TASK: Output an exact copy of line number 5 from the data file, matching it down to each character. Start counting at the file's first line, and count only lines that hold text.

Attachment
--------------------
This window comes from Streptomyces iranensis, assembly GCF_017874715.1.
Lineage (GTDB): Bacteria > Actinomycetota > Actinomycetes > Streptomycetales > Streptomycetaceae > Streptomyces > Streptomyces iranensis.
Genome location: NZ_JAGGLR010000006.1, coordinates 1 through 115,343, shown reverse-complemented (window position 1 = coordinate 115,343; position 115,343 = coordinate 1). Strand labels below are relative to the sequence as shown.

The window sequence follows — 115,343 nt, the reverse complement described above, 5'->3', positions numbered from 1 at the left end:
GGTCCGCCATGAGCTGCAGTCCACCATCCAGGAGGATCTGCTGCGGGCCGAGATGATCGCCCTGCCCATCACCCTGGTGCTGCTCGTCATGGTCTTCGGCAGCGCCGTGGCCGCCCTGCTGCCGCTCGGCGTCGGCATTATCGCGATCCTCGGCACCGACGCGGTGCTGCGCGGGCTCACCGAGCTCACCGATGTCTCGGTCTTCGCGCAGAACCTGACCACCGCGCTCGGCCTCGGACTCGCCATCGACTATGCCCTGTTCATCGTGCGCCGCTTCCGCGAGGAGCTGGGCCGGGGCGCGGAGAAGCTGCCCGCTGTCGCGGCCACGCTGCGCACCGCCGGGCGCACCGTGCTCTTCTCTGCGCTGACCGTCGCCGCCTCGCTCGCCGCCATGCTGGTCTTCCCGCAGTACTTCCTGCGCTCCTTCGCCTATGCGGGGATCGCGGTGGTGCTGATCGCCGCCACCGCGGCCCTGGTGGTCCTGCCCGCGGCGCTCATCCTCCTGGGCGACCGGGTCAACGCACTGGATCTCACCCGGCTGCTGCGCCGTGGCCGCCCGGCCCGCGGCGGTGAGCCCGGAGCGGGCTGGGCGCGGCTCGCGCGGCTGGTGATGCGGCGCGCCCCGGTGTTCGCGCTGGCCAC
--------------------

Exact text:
GGTCCGCCATGAGCTGCAGTCCACCATCCAGGAGGATCTGCTGCGGGCCGAGATGATCGCCCTGCCCATCACCCTGGTGCTGCTCGTCATGGTCTTCGGCAGCGCCGTGGCCGCCCTGCTGCCGCTCGGCGTCGGCATTATCGCGATCCTCGGCACCGACGCGGTGCTGCGCGGGCTCACCGAGCTCACCGATGTCTCGGTCTTCGCGCAGAACCTGACCACCGCGCTCGGCCTCGGACTCGCCATCGACTATGCCCTGTTCATCGTGCGCCGCTTCCGCGAGGAGCTGGGCCGGGGCGCGGAGAAGCTGCCCGCTGTCGCGGCCACGCTGCGCACCGCCGGGCGCACCGTGCTCTTCTCTGCGCTGACCGTCGCCGCCTCGCTCGCCGCCATGCTGGTCTTCCCGCAGTACTTCCTGCGCTCCTTCGCCTATGCGGGGATCGCGGTGGTGCTGATCGCCGCCACCGCGGCCCTGGTGGTCCTGCCCGCGGCGCTCATCCTCCTGGGCGACCGGGTCAACGCACTGGATCTCACCCGGCTGCTGCGCCGTGGCCGCCCGGCCCGCGGCGGTGAGCCCGGAGCGGGCTGGGCGCGGCTCGCGCGGCTGGTGATGCGGCGCGCCCCGGTGTTCGCGCTGGCCAC